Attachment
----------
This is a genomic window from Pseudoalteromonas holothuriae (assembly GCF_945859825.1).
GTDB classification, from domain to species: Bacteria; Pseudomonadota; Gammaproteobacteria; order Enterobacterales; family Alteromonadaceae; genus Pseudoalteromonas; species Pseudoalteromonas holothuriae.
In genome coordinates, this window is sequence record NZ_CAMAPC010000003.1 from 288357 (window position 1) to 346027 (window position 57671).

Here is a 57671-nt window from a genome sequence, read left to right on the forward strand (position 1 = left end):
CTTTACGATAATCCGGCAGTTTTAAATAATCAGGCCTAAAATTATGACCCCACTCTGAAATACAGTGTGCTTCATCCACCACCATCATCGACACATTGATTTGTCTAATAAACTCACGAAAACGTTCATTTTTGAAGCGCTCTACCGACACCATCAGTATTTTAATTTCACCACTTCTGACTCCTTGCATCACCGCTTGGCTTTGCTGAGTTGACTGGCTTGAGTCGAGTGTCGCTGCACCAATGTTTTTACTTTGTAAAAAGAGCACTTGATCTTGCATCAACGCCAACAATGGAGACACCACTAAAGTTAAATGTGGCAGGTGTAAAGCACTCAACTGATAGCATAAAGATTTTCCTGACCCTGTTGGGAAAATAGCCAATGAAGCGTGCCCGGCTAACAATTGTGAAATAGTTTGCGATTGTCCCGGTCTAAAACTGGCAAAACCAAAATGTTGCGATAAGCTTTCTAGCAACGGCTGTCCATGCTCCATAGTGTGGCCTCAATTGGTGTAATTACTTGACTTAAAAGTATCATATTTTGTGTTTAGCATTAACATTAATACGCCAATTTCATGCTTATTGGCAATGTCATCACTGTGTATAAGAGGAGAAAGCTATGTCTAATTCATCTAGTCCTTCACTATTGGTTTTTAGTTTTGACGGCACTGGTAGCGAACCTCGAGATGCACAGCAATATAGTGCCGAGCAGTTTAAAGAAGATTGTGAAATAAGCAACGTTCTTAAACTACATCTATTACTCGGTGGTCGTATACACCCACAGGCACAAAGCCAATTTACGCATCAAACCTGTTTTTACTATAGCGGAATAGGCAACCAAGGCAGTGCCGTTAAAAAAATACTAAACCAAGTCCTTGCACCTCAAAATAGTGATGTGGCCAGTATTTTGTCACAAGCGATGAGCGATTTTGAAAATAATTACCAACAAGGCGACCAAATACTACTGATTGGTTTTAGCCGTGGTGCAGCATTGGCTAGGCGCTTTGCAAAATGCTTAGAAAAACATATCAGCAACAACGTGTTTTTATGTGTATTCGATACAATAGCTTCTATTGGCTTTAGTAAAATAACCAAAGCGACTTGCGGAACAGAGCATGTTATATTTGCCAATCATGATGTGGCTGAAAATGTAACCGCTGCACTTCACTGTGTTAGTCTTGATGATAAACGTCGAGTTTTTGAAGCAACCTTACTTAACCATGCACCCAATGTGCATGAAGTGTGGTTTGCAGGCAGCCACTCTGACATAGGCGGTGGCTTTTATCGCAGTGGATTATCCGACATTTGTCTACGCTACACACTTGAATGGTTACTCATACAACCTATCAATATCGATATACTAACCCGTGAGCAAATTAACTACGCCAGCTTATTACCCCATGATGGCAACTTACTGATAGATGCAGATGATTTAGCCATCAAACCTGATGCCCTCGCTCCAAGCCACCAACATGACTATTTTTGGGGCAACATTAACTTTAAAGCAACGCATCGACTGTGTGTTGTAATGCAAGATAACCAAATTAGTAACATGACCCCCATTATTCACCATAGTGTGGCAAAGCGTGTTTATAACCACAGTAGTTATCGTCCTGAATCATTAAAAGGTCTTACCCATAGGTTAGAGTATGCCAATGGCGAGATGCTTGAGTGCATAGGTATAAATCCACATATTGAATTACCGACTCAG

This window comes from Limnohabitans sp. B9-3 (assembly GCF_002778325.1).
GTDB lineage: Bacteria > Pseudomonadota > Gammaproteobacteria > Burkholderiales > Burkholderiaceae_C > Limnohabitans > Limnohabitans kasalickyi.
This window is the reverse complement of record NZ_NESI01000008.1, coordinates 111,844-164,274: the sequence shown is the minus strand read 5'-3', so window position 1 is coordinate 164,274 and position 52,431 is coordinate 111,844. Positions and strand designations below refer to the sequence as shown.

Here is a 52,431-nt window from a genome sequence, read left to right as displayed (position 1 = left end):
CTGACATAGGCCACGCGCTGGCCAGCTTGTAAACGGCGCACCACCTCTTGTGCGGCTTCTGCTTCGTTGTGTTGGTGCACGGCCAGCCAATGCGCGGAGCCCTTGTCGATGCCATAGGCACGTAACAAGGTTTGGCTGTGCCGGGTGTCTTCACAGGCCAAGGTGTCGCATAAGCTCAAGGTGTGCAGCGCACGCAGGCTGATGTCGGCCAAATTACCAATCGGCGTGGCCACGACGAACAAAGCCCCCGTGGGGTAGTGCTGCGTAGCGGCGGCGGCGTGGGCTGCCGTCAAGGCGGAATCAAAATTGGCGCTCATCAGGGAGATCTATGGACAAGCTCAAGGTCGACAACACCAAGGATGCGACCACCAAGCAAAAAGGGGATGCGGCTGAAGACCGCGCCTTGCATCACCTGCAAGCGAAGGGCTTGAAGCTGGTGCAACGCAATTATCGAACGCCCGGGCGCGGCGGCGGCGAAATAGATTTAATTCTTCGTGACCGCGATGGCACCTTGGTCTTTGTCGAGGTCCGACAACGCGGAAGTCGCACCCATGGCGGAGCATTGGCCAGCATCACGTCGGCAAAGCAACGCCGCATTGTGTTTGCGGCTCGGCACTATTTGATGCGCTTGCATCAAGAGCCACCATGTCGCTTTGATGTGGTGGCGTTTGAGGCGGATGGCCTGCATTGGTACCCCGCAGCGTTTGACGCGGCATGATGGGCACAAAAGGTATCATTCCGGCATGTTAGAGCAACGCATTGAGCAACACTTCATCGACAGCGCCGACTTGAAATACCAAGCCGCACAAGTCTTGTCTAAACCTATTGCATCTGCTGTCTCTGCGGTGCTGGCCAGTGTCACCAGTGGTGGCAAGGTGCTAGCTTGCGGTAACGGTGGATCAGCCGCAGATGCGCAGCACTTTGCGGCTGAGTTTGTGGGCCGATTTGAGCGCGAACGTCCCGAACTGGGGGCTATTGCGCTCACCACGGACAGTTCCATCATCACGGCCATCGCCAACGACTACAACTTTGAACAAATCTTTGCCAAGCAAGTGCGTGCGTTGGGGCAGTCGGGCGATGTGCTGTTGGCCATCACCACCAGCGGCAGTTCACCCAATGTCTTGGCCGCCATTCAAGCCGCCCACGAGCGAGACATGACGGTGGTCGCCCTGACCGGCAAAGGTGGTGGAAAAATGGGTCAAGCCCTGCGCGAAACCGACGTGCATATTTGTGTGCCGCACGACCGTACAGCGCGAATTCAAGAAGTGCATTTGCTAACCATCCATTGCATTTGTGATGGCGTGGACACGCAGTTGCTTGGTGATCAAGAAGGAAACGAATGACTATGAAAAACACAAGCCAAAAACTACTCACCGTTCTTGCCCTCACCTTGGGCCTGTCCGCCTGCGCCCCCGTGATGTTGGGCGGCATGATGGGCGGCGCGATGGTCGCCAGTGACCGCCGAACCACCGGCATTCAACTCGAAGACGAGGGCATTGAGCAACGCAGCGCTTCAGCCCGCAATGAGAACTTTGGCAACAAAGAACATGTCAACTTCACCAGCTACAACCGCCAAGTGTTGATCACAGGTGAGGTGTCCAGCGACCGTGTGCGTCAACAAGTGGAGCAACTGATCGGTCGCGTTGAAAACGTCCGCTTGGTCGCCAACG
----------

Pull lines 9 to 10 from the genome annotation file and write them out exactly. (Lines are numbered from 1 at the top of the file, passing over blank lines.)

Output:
Here is a 52,431-nt window from a genome sequence, read left to right as displayed (position 1 = left end):
CTGACATAGGCCACGCGCTGGCCAGCTTGTAAACGGCGCACCACCTCTTGTGCGGCTTCTGCTTCGTTGTGTTGGTGCACGGCCAGCCAATGCGCGGAGCCCTTGTCGATGCCATAGGCACGTAACAAGGTTTGGCTGTGCCGGGTGTCTTCACAGGCCAAGGTGTCGCATAAGCTCAAGGTGTGCAGCGCACGCAGGCTGATGTCGGCCAAATTACCAATCGGCGTGGCCACGACGAACAAAGCCCCCGTGGGGTAGTGCTGCGTAGCGGCGGCGGCGTGGGCTGCCGTCAAGGCGGAATCAAAATTGGCGCTCATCAGGGAGATCTATGGACAAGCTCAAGGTCGACAACACCAAGGATGCGACCACCAAGCAAAAAGGGGATGCGGCTGAAGACCGCGCCTTGCATCACCTGCAAGCGAAGGGCTTGAAGCTGGTGCAACGCAATTATCGAACGCCCGGGCGCGGCGGCGGCGAAATAGATTTAATTCTTCGTGACCGCGATGGCACCTTGGTCTTTGTCGAGGTCCGACAACGCGGAAGTCGCACCCATGGCGGAGCATTGGCCAGCATCACGTCGGCAAAGCAACGCCGCATTGTGTTTGCGGCTCGGCACTATTTGATGCGCTTGCATCAAGAGCCACCATGTCGCTTTGATGTGGTGGCGTTTGAGGCGGATGGCCTGCATTGGTACCCCGCAGCGTTTGACGCGGCATGATGGGCACAAAAGGTATCATTCCGGCATGTTAGAGCAACGCATTGAGCAACACTTCATCGACAGCGCCGACTTGAAATACCAAGCCGCACAAGTCTTGTCTAAACCTATTGCATCTGCTGTCTCTGCGGTGCTGGCCAGTGTCACCAGTGGTGGCAAGGTGCTAGCTTGCGGTAACGGTGGATCAGCCGCAGATGCGCAGCACTTTGCGGCTGAGTTTGTGGGCCGATTTGAGCGCGAACGTCCCGAACTGGGGGCTATTGCGCTCACCACGGACAGTTCCATCATCACGGCCATCGCCAACGACTACAACTTTGAACAAATCTTTGCCAAGCAAGTGCGTGCGTTGGGGCAGTCGGGCGATGTGCTGTTGGCCATCACCACCAGCGGCAGTTCACCCAATGTCTTGGCCGCCATTCAAGCCGCCCACGAGCGAGACATGACGGTGGTCGCCCTGACCGGCAAAGGTGGTGGAAAAATGGGTCAAGCCCTGCGCGAAACCGACGTGCATATTTGTGTGCCGCACGACCGTACAGCGCGAATTCAAGAAGTGCATTTGCTAACCATCCATTGCATTTGTGATGGCGTGGACACGCAGTTGCTTGGTGATCAAGAAGGAAACGAATGACTATGAAAAACACAAGCCAAAAACTACTCACCGTTCTTGCCCTCACCTTGGGCCTGTCCGCCTGCGCCCCCGTGATGTTGGGCGGCATGATGGGCGGCGCGATGGTCGCCAGTGACCGCCGAACCACCGGCATTCAACTCGAAGACGAGGGCATTGAGCAACGCAGCGCTTCAGCCCGCAATGAGAACTTTGGCAACAAAGAACATGTCAACTTCACCAGCTACAACCGCCAAGTGTTGATCACAGGTGAGGTGTCCAGCGACCGTGTGCGTCAACAAGTGGAGCAACTGATCGGTCGCGTTGAAAACGTCCGCTTGGTCGCCAACG